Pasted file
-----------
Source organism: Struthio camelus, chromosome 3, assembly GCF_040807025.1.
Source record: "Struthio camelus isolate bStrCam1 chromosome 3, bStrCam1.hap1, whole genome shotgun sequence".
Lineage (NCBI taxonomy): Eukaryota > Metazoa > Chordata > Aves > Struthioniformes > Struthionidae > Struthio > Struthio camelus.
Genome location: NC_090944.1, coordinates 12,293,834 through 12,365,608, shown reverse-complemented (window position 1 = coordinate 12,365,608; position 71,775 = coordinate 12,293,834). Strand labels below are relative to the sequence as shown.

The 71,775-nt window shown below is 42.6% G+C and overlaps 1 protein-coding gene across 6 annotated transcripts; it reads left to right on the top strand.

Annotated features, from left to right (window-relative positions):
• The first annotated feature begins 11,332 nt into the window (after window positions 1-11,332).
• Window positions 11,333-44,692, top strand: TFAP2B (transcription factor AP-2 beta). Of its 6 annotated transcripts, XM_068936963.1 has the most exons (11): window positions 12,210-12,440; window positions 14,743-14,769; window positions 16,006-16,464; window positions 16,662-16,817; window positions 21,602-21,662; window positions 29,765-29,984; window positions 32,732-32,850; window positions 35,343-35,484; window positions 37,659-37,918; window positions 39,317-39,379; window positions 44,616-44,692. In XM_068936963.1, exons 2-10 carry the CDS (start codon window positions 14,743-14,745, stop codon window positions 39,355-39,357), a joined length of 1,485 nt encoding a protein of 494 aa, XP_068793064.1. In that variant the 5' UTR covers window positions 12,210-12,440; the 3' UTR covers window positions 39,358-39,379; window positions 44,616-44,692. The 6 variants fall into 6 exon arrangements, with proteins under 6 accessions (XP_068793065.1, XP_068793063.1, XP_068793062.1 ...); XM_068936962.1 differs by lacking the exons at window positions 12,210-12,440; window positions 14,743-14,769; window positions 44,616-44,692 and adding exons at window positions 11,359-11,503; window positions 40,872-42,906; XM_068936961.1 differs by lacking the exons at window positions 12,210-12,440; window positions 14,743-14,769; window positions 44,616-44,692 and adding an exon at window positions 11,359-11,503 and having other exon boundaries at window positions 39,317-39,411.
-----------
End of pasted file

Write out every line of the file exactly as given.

Source organism: Struthio camelus, chromosome 3, assembly GCF_040807025.1.
Source record: "Struthio camelus isolate bStrCam1 chromosome 3, bStrCam1.hap1, whole genome shotgun sequence".
Lineage (NCBI taxonomy): Eukaryota > Metazoa > Chordata > Aves > Struthioniformes > Struthionidae > Struthio > Struthio camelus.
Genome location: NC_090944.1, coordinates 12,293,834 through 12,365,608, shown reverse-complemented (window position 1 = coordinate 12,365,608; position 71,775 = coordinate 12,293,834). Strand labels below are relative to the sequence as shown.

The 71,775-nt window shown below is 42.6% G+C and overlaps 1 protein-coding gene across 6 annotated transcripts; it reads left to right on the top strand.

Annotated features, from left to right (window-relative positions):
• The first annotated feature begins 11,332 nt into the window (after window positions 1-11,332).
• Window positions 11,333-44,692, top strand: TFAP2B (transcription factor AP-2 beta). Of its 6 annotated transcripts, XM_068936963.1 has the most exons (11): window positions 12,210-12,440; window positions 14,743-14,769; window positions 16,006-16,464; window positions 16,662-16,817; window positions 21,602-21,662; window positions 29,765-29,984; window positions 32,732-32,850; window positions 35,343-35,484; window positions 37,659-37,918; window positions 39,317-39,379; window positions 44,616-44,692. In XM_068936963.1, exons 2-10 carry the CDS (start codon window positions 14,743-14,745, stop codon window positions 39,355-39,357), a joined length of 1,485 nt encoding a protein of 494 aa, XP_068793064.1. In that variant the 5' UTR covers window positions 12,210-12,440; the 3' UTR covers window positions 39,358-39,379; window positions 44,616-44,692. The 6 variants fall into 6 exon arrangements, with proteins under 6 accessions (XP_068793065.1, XP_068793063.1, XP_068793062.1 ...); XM_068936962.1 differs by lacking the exons at window positions 12,210-12,440; window positions 14,743-14,769; window positions 44,616-44,692 and adding exons at window positions 11,359-11,503; window positions 40,872-42,906; XM_068936961.1 differs by lacking the exons at window positions 12,210-12,440; window positions 14,743-14,769; window positions 44,616-44,692 and adding an exon at window positions 11,359-11,503 and having other exon boundaries at window positions 39,317-39,411.